A Interview with Robert Servo

Robert Servo is an artist/musician based out of New York.  With an MFA in painting Robert’s work is exhibited regularly.

MamaProud: You paint and you’re a musician.  Are the two expressions connected?

Robert Servo: Very much so. For many years I was always either focusing on painting or writing and playing music. While I was in graduate school I decided I was going to combine both ways of thought to try push my overall vision. The result is the asymmetrical mixed media paintings that you can see on my site.

MP: How did Homespun Vector come about?

RS: Before I started graduate school I was in an instrumental group called The Kinde Trio that focused on playing a lot of improv. After six months of school I missed playing out and bouncing creative ideas of other musicians, so I started writing music on my own. Because of school I had no time for a band so I started picking up random musicians and friends for gigs. Playing with other musicians keeps it fresh and the sound morphing.

MP: I took a look at your site.  Your work comes across as surreal.  Do you ever get crazy interpretations of your work?

RS: I do – no one example that sticks out. Usually either people write my work off or they get really into it and tell me their version of the narratives I paint. The interactions I have with the people who really get into the work at shows is the greatest pay off.

MP: What were your first attempts at being creative?

RS: Drawing in my grandparent’s studio in Florida. My dad’s parents were painters from Brooklyn who both went to Pratt in the 40’s. Growing up they were always supportive.

MP: Do you still live in Brooklyn?  Does living in a place like Brooklyn (or being from there) influence your creativity?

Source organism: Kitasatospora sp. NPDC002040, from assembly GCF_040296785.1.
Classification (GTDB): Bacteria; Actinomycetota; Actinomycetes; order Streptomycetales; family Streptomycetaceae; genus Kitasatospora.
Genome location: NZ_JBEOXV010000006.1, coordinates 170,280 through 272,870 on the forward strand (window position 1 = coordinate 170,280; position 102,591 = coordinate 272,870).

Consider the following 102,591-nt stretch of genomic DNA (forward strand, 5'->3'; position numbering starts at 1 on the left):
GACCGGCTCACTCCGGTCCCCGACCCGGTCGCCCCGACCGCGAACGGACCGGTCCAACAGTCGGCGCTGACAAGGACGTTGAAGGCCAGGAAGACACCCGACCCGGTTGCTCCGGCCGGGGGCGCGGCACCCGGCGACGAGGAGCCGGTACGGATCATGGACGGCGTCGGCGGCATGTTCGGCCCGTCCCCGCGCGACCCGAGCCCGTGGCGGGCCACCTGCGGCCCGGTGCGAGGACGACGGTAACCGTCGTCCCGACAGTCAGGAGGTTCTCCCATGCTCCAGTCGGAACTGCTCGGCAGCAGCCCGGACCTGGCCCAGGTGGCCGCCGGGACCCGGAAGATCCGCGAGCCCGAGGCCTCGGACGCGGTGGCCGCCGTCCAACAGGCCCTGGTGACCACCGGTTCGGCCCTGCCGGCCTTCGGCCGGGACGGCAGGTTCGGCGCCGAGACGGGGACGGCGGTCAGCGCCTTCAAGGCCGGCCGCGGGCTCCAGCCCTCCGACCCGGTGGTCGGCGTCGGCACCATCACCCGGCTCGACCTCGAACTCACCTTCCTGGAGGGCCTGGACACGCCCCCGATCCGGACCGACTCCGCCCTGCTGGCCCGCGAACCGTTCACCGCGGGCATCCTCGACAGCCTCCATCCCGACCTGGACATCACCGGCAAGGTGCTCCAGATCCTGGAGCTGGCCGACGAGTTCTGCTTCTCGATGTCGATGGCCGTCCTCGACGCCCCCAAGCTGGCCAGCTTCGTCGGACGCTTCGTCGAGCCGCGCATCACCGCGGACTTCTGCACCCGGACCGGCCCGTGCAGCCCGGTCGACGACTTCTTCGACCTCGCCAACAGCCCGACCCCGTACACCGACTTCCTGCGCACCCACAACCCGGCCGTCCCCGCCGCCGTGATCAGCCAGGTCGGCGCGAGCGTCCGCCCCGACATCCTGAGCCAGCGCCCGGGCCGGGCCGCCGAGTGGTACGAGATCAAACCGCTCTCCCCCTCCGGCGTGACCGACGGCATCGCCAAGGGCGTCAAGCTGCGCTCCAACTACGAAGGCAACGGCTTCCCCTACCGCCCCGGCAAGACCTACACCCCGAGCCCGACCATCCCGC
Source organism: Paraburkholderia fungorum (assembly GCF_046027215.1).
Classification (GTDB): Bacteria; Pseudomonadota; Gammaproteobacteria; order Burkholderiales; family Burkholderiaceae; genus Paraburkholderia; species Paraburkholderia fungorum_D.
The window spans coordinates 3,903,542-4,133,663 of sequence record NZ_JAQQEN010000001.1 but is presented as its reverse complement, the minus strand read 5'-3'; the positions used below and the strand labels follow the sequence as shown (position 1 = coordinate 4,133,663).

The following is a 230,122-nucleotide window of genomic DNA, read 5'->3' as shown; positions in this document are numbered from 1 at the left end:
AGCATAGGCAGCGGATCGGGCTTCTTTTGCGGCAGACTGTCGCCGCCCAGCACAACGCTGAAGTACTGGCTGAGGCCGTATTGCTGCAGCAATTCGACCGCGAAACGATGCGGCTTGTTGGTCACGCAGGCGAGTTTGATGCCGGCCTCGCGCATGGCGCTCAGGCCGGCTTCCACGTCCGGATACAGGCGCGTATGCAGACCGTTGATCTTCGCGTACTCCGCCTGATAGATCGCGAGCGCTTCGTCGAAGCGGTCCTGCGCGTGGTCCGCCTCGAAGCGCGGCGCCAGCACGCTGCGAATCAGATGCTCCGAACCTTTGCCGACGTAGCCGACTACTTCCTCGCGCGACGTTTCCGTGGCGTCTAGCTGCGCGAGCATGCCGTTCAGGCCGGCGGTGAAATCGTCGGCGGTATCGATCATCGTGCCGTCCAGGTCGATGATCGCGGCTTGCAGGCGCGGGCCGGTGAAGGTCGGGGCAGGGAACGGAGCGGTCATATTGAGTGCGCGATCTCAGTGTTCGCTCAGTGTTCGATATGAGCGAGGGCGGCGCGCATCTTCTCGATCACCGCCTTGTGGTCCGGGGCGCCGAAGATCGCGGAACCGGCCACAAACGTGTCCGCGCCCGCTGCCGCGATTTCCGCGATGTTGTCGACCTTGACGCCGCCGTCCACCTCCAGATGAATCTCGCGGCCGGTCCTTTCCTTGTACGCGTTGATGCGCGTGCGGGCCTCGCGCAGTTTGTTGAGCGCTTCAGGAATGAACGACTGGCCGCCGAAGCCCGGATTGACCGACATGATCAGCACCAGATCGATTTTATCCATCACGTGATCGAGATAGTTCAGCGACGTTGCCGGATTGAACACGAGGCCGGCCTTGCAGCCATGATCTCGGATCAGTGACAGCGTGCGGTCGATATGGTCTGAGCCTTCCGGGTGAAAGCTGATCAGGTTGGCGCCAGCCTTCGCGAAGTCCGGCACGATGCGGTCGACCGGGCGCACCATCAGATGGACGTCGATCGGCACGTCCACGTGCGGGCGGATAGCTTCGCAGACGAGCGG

RS: I moved from Brooklyn to Queens about 2 months ago. I had a live-work space in Brooklyn for two years.  I am moving my studio back as soon as I can. Queens is nice, but I have yet to find an art scene that compares to Bushwick Brooklyn.

MP: What are your artistic goals?

RS: To keep focusing on and making and showing more work. I also want start teaching at the college level again.

MP: What is the greatest compliment you’ve received/greatest insult with regard to your work?

RS: Someone told me I have a sick sense of Humor in response to a piece I showed at the Fountain Art Fair this year in New York.

I think the greatest insult I have ever received was at the same show.  My old boss who is also a performance artist bought one of my paintings. Then chainsawed it into pieces and hung it back on the wall for sale. After that day he never called me to come back to work.

An Interview with Colin Ruel

Colin Ruel is a man of few words.

MamaProud: What were your first attempts at being creative?

Colin Ruel: When I was a  young kid I used to make books of poems about ghosts and monsters with illustrations.

MP: What are your artistic goals?
CR:I want to make some big paintings
MP: What has been your most exciting moment as an artist?
CR: My first opening.
MP: Where is home and did it influence your creativity?
CR: I’m from a small Island.
MP: Was your family an influence as well?
CR: Yes. My Grandparents are artists.
MP: Does Brooklyn serve your artistic endeavors in any way?
CR: Yes. There are so many opportunities here to see new work and to share work
MP: The paintings (on your site) are of cool and dignified figures.  What was your motivation behind that series?
CR: I Just  felt like painting them, I don’t really know
MP: I really like the untitled painting of the two female figures.  Mostly because they are phantom-like and put a little fear in me.  Who are they?
CR: No one real, its done with coffee and spray paint
MP: Do you practice more than one artistic discipline?
CR: I’m also a musician.

Children’s Art Gallery

An online gallery was introduced to me last year.  It’s likely the largest art gallery for children featuring works from more than 100 countries.  Artsonia helps to integrate technology into a discipline that is very hands-on.

I use the gallery to feature my daughters drawings that are shared with family and friends – her fan club.  They post comments on the site that I can show my daughter.  It’s a definite confidence booster.

Not only are we featuring her art at home but family and friends thousands of miles away can participate, therefore taking an active role in my child’s art education.

You can also purchase any child’s art (that is made public), placing them on everything from cutting boards to mouse pads.  Because we don’t live near relatives the store is a great way for kitsch-loving grandparents to feature art at home.